Recorded on an old manual typewriter (as shown by the text's typeface), the tale begins as something of a lark. Josh fancies himself a philosopher; he's undeniably bright, and he wants to change the world. Using the pseudonym Larry, he posts sermons against consumerism on a Web site, hoping to get some hits from kindred spirits. His message takes off with frightening speed: he's soon getting thousands of hits a day. Josh is determined to keep his identity a secret, even from Beth, his best friend and the girl he has loved since the sixth grade. Ironically, although Beth has never shown a romantic interest in Josh, she is quite taken with Larry. Larry clubs are springing up around the country, and Beth starts a group to discuss his writings. The movement snowballs. Even Bono, the anti-globalization rock star from U2, lauds Larry and organizes a Woodstock-like festival in honor of his pure vision for the future. >
But trouble lurks in the form of «betagold,» the e-mail moniker of a woman out to uncover Larry's identity. She does, and Josh's hellish visions about consumerism and celebrity become his personal nightmare. Killing himself seems to be his only way out, but after he fakes his own death, the nightmare grows even darker. >
Tashjian does something very fresh here, which will hit teens at a visceral level. She takes the natural idealism young people feel, personalizes it in the character of Josh/Larry, and shows that idealism transformed by unintended consequences. The book's frank discussion about topics paramount to kids--celebrity worship, consumerism, and the way multinational corporations shape our lives--is immediate, insightful, and made even more vivid because it's wrapped in the mystery of Larry. >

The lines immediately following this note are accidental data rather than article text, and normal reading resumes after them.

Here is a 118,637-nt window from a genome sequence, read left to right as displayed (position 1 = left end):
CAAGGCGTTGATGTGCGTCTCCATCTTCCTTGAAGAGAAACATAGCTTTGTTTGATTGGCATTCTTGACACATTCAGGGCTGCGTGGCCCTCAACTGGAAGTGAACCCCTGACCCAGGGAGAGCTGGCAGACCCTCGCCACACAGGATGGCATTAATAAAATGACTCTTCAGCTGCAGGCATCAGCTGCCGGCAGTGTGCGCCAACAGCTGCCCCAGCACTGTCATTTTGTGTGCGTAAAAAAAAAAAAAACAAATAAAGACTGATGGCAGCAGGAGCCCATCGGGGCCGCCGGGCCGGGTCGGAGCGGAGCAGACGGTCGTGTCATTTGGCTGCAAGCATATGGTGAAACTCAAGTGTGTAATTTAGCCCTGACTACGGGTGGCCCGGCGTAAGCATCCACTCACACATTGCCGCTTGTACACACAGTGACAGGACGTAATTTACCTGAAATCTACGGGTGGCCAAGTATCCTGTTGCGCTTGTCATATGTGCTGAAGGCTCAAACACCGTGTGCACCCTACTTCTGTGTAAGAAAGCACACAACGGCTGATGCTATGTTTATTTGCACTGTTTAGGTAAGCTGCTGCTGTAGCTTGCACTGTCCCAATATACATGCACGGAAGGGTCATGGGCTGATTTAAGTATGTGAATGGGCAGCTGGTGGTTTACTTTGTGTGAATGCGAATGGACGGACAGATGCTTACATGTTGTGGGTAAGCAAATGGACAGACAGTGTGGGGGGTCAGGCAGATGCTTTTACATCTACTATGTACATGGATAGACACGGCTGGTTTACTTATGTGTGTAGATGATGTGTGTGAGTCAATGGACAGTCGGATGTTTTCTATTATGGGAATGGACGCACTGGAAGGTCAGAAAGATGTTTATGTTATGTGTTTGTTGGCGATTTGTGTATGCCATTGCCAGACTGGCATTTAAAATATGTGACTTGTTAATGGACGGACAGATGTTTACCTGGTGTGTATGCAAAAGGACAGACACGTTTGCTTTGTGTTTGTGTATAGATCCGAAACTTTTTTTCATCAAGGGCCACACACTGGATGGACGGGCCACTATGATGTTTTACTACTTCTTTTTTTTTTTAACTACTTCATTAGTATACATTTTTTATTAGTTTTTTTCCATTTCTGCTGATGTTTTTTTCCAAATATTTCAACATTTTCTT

Overall, the concept, structure, and themes are superior to the writing. Still, Josh and his family, friends, and admirers seem real, and that's hard to pull off since they are roaming around a timely allegory. The plot, too, glides along smoothly with a surprise around every corner. There are a few over-the-top spots. Josh's mother is dead, but he still «speaks» to her at the place she loved best--the cosmetics counter at Bloomingdales. His stepfather, Peter, conveniently works for an ad agency, thus giving Josh/Larry access to secret advertising campaigns that allow him to legitimize his writings and eventually alienate his stepfather. The book's worst character is Peter's girlfriend, an acquisitive airhead who spends her time and money collecting plates, ties, anything with the image of Humpty Dumpty. She is stereotype writ large. There's plenty in this story that is larger than life, but in important ways. >
Josh opens the chapters of his book with quotes from the New Testament, and it's not a stretch that he sees himself as a messiah figure, as do many others. The biblical images, carefully chosen, juxtapose interestingly with the clear-eyed view of contemporary culture and the questions it raises: What do people need to live happy lives? Can any mass movement really be good? Is decency always so easily perverted? Maybe discussion groups really will spring up to consider the gospel according to Larry. As Tashjian shows, there's plenty to talk about.
¾: Ilene Cooper.: